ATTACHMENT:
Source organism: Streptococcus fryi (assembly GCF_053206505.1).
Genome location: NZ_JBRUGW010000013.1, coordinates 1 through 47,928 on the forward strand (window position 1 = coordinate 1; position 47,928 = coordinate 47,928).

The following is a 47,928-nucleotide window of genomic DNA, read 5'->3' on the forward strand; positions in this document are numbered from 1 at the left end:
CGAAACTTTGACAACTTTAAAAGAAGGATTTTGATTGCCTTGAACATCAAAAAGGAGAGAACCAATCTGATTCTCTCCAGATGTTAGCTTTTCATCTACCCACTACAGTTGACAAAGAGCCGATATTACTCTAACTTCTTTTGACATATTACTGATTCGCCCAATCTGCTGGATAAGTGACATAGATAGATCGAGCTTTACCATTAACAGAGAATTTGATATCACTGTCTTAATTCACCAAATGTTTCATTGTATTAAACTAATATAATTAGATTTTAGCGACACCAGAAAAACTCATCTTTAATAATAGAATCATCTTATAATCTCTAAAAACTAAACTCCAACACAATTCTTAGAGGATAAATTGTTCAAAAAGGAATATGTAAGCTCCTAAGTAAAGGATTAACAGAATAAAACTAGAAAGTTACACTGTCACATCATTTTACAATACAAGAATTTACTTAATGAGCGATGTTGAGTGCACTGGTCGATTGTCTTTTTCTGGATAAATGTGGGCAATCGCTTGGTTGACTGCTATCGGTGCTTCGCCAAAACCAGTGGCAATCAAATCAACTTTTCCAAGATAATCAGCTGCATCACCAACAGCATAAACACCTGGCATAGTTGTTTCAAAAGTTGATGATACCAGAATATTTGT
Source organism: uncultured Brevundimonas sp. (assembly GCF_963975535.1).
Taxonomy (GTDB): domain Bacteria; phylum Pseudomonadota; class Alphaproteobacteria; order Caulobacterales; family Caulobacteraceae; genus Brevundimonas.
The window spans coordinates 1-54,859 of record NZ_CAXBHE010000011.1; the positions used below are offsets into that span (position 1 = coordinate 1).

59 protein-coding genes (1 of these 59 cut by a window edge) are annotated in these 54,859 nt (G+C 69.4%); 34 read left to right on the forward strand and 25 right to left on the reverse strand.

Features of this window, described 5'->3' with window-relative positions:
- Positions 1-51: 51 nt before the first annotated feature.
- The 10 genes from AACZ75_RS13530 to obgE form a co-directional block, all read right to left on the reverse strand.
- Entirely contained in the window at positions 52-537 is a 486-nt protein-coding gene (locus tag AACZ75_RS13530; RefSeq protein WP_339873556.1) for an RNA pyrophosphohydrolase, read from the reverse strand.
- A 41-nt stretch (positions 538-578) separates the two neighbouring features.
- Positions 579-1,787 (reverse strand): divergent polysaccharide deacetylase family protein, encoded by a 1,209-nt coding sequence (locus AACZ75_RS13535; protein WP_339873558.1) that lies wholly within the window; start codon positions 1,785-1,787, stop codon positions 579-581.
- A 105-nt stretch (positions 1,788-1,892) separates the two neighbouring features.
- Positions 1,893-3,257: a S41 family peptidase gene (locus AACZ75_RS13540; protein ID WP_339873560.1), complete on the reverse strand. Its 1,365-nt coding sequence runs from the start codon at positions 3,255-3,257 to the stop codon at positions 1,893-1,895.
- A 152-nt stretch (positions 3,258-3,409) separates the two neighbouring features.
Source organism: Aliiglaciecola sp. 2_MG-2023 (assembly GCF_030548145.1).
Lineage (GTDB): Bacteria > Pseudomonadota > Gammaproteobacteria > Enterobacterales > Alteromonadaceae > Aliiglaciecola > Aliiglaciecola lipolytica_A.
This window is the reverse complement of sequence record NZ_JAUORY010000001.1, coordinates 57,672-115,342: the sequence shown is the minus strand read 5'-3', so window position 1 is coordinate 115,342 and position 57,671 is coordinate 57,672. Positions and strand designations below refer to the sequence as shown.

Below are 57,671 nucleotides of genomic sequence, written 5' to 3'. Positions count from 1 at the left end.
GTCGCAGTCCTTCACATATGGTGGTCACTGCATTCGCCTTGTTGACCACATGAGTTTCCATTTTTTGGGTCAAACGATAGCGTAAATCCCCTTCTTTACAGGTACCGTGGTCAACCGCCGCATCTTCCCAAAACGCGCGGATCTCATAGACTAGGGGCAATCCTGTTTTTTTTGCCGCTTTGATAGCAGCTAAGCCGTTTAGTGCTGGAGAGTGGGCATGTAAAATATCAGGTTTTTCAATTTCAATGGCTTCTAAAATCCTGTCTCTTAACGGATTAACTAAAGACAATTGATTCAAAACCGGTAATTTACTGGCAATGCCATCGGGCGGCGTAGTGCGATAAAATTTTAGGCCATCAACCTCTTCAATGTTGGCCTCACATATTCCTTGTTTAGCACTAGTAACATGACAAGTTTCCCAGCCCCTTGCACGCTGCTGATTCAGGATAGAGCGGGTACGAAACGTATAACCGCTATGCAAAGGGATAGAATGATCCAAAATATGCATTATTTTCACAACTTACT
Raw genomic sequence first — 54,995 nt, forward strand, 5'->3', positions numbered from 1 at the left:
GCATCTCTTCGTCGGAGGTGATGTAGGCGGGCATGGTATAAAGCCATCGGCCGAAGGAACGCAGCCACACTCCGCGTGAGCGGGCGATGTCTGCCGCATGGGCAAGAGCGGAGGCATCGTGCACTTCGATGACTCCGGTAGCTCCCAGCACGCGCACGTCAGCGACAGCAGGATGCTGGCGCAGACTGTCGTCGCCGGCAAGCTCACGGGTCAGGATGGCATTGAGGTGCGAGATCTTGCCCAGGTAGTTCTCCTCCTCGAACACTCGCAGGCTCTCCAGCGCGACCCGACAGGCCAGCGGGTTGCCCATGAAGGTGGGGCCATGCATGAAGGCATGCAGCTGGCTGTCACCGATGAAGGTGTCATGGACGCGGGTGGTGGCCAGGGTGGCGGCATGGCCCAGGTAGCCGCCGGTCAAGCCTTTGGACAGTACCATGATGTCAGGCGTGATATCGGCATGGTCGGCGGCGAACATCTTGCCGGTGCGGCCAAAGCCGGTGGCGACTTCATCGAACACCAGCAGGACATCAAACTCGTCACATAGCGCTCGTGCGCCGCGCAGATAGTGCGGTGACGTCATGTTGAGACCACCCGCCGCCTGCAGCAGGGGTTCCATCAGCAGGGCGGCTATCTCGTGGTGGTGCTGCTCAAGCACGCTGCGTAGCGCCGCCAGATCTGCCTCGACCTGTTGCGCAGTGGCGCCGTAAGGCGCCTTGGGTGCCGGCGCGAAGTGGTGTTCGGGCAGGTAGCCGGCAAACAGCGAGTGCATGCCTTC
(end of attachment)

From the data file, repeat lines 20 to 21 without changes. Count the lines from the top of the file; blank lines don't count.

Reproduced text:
This window is the reverse complement of sequence record NZ_JAUORY010000001.1, coordinates 57,672-115,342: the sequence shown is the minus strand read 5'-3', so window position 1 is coordinate 115,342 and position 57,671 is coordinate 57,672. Positions and strand designations below refer to the sequence as shown.

Below are 57,671 nucleotides of genomic sequence, written 5' to 3'. Positions count from 1 at the left end.